George Jennings (10 November 1810–17 April 1882) was an English sanitary engineer and plumber who invented the first public flush toilets.
Josiah George Jennings was born on 10 November 1810 in Eling, at the edge of the New Forest in Hampshire. He was the eldest of seven children of Jonas Joseph Jennings and Mary Dimmock. He was educated at the local school run by his uncle-in-law Joshua Withers. At 14, after his father's death he was apprenticed to his grandfather's glass and lead merchandising business, before moving to his uncle John Jennings's plumbing business at Southwick, Southampton. In 1831 he became a plumber with Messrs. Lancelot Burton of Newcastle Street, London where his father had been a foreman before him.
Jennings specialised in designing toilets that were "as perfect a sanitary closet as can be made". However, he also excelled in public sanitation projects such as the design of the underground 'public convenience'. The entrances to these were elaborate metal railings and arches lit by lamps, with interiors built of slate and later, of ceramic tiles. A beautiful example of a public convenience from a period a little after Jennings's death is the Gentleman's Convenience at Wesley's Chapel, City Road, London built in 1891, by Thomas Crapper, in a manner Jennings would have liked. Jennings' own most famous installation was for The Great Exhibition in the Retiring Rooms of The Crystal Palace but does not survive.
At The Great Exhibition at Hyde Park held from 1 May to 15 October 1851, George Jennings installed his Monkey Closets in the Retiring Rooms of The Crystal Palace. These were the first public toilets, and they caused great excitement. During the exhibition, 827,280 visitors paid one penny to use them; for the penny they got a clean seat, a towel, a comb and a shoe shine. "To spend a penny" became a euphemism (now archaic) for going to the toilet.
When the exhibition finished and moved to Sydenham, the toilets were to be closed down. However, Jennings persuaded the organisers to keep them open, and the toilet went on to earn over £1000 a year. Jennings said that 'the civilization of a people can be measured by their domestic and sanitary appliances' whilst the objectors had stated that 'visitors are not coming to the Exhibition merely to wash'!
(Thomas Crapper, often mistakenly credited with inventing the flush toilet, was only 14 years old at this point.)
Patent dated August 23, 1852. JOSIAH GEORGE JENNINGS, of Great Charlotte - street, Blackfriars-road, brass founder. For improvements in water-closets, in traps and valves, and in pumps.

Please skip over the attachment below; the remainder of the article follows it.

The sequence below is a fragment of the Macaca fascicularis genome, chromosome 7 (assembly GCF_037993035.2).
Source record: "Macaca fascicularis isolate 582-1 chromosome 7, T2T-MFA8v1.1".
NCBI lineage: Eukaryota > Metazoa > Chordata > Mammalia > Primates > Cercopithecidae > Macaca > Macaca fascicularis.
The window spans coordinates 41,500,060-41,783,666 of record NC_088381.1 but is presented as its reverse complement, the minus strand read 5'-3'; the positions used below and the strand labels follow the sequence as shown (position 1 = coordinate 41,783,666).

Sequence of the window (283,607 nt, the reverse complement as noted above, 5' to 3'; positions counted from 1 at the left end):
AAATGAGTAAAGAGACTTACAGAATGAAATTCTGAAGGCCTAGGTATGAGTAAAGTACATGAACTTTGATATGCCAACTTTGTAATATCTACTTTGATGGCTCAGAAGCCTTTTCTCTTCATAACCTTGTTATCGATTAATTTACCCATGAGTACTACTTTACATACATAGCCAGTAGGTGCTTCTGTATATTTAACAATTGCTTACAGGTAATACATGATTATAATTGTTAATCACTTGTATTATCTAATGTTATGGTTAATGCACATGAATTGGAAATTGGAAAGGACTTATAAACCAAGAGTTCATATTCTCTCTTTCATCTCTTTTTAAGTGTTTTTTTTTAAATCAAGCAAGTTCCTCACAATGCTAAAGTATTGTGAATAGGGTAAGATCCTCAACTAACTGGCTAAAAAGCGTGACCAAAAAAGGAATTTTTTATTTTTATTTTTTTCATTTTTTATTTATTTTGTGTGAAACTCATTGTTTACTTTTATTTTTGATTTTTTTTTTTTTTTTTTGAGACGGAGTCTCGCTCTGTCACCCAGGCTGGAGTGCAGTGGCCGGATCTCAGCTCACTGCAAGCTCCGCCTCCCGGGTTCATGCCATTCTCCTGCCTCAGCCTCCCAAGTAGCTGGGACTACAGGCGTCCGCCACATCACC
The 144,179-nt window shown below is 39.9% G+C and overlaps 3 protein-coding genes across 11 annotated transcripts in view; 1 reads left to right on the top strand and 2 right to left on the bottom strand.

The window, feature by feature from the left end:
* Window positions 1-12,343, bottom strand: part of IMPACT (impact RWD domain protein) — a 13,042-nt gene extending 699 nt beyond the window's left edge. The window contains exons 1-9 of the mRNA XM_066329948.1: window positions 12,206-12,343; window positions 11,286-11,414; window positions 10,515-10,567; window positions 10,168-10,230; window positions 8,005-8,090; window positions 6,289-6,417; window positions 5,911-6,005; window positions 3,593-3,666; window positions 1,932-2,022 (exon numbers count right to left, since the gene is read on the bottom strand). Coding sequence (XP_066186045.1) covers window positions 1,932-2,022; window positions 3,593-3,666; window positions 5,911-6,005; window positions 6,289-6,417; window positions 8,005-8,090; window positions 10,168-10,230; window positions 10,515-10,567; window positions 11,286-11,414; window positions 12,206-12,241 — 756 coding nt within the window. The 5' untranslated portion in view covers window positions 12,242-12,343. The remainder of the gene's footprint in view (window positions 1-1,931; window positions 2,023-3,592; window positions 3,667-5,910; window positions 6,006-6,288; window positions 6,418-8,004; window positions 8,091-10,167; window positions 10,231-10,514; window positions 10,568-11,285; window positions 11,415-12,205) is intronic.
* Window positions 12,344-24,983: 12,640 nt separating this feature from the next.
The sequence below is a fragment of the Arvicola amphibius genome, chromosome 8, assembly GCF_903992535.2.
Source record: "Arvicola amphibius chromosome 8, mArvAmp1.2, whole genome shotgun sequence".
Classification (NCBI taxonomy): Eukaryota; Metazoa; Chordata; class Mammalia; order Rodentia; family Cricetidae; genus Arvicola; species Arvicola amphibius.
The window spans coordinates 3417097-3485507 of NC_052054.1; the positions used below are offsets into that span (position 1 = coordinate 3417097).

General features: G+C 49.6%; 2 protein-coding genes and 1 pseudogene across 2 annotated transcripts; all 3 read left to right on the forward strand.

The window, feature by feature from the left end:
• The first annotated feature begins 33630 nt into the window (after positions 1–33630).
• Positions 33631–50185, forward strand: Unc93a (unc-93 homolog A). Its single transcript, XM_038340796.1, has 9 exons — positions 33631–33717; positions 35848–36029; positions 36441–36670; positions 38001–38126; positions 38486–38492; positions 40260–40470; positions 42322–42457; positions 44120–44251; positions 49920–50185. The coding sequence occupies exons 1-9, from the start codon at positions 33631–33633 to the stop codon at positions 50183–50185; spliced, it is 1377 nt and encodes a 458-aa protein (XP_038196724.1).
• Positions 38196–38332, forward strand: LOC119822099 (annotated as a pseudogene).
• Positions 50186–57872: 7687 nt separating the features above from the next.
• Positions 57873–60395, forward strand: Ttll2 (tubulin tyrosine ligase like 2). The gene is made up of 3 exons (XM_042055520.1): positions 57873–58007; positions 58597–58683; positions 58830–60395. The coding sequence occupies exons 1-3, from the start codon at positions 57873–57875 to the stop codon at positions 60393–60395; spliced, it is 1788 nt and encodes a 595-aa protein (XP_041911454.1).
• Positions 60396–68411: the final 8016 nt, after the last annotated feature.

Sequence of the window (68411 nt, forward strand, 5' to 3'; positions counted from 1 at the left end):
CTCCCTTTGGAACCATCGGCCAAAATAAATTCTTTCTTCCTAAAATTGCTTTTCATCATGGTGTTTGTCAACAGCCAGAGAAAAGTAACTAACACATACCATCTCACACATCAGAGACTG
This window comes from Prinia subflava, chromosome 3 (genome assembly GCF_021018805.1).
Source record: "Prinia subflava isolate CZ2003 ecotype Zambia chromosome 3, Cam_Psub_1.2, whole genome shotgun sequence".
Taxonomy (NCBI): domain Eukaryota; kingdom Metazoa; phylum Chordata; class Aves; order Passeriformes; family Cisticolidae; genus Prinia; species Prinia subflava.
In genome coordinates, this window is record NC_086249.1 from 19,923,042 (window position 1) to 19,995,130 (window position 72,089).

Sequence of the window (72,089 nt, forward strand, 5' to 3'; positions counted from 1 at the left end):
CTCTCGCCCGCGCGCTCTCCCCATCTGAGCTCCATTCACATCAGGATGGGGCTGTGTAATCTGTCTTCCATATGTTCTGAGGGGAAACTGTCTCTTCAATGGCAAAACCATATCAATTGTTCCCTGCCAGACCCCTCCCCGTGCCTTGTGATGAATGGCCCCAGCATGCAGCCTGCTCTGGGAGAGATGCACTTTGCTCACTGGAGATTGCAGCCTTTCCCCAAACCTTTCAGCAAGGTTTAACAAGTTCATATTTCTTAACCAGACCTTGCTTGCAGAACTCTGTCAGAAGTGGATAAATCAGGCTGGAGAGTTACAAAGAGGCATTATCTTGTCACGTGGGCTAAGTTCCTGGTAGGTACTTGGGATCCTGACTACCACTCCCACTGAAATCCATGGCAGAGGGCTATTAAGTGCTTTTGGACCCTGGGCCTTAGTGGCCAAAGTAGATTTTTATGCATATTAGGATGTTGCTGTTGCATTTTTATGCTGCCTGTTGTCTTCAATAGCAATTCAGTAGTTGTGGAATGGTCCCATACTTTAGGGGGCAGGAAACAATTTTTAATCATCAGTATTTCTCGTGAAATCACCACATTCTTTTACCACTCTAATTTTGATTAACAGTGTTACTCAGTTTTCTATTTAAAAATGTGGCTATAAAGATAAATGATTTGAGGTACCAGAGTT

1. An improved construction of water-closet, in which the pan and trap are constructed in the same piece, and so formed that there shall always be a certain quantity of water retained in the pan itself, in addition to that in the trap which forms the water-joint.
2. An improved construction of valve for water-closets and other uses, and several arrangements of valves and other apparatus for like purposes. The novelty of the valve consists in its spindle being prolonged downwards, so as to be capable of being acted on by a lever which opens and closes it, and thus admits water without (in the case of water-closets) the use of wires, &c. The other arrangements include a similar valve, but provided with a waste-pipe, and an arrangement of the same with a ball- cock for governing the supply of water to water-closets and their cisterns ; also an improved stand-pipe, and a sluice-valve for steam and fluids, the novelty of which consists in the manner of fitting and fixing the facings against which the slide works.
3. An improved trap for drains, &c., which is merely the ordinary bell-trap reversed.
4. An improved construction of pump for lifting and forcing, in which the use of a branch-pipe and stuffing-box, as ordinarily employed, is dispensed with ; the branch in which the handle works being provided with a vulcanized India-rubber tube surrounding the handle at the joint, so as to prevent leakage.
5. An improved mode of constructing pump-barrels, by casting the inferior metal of which they are composed around a brass tube, which acts as a lining to the barrel, and obviates the necessity of burning or boring the interior.
The opening of the first underground convenience at the Royal Exchange designed by George Jennings.